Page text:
The Southeastern Spine Institute

Back injuries and back pain are common among Americans. If you want to work out and stay in shape, it’s best to follow a fitness routine to protect your back. Your doctors and physical therapists at the Southeastern Spine Institute (SSI) are your best source of correct and appropriate information.

The SSI team specializes in all things spinal. They can help when you’ve had back problems or just want to prevent back pain. When it comes to your back, it’s worth a little extra effort to avoid injuries. Professional guidance at SSI gets you started by creating a fitness routine to protect your back.

Stretching Required Daily

It may be counterintuitive, but medical professionals are finally accepting that exercise and movement can be very good for a sore back. Even so, it’s best to practice caution and to get a fitness routine to protect your back approved by your doctor. One of the most important things to do is to stretch and slowly warm up, no matter what your routine is.

The hip flexors are one of the most commonly overlooked muscle groups for stretching, but they are crucial to protecting your back. If they’re overly tight, they pull your spine out of alignment. But if they’re properly stretched, they can effectively protect your back. Work with a professional trainer to develop a healthy stretching fitness routine to protect your back.

What to Avoid

Don’t settle for just any physical movement as part of a fitness routine to protect your back. Jerky, high-impact movements should generally be avoided. Even if you’re doing something like hitting a punching bag, make sure that your form is correct and smooth before you go full force.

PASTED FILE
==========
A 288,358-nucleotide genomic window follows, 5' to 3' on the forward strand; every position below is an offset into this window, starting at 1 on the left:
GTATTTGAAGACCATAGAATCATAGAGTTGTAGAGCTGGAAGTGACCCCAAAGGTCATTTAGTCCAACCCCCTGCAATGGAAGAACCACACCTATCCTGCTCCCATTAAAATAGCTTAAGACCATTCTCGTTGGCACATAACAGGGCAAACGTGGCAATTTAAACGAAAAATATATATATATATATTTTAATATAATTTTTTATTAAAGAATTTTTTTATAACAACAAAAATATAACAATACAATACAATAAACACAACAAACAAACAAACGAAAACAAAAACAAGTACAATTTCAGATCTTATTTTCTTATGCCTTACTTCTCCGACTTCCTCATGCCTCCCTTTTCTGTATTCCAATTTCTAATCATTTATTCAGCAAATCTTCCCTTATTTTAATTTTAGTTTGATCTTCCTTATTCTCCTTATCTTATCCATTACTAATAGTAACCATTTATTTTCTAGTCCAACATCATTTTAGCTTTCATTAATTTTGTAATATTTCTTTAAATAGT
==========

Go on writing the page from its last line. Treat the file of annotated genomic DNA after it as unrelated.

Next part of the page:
Similarly, when weightlifting, you need to exercise caution. Overexertion is a big cause of back injury, since your back has to carry the weight that your muscles can’t quite handle. It’s best not to push yourself too hard when lifting. And avoid doing a lot of over-the-shoulder lifting, which automatically puts pressure on your spine.

Any exercise that works your core is good for spine health, but also poses a risk for injury. For example, don’t do crunches for your abs, since this motion puts repeated stress on your spine. Planking or leg lifts are much better options.

It’s All About Form

To develop a fitness routine to protect your back, get professionals on board. But that doesn’t mean that you can’t stop thinking about your form. Most back problems related to exercise come from poor form or overexertion. So if you’re standing with your knees locked, for example, you’re likely to put undue pressure on your back, and that can lead to problems. Instead, always keep a slight bend in your knees.

Anything you overdo tends to transfer pressure to your spine if your other muscle groups can’t handle it. That’s why it’s best to be gentle. But it’s also good to realize that in building up the proper muscle groups, such as your core, you’re actually contributing to your back health by giving it extra support and protection.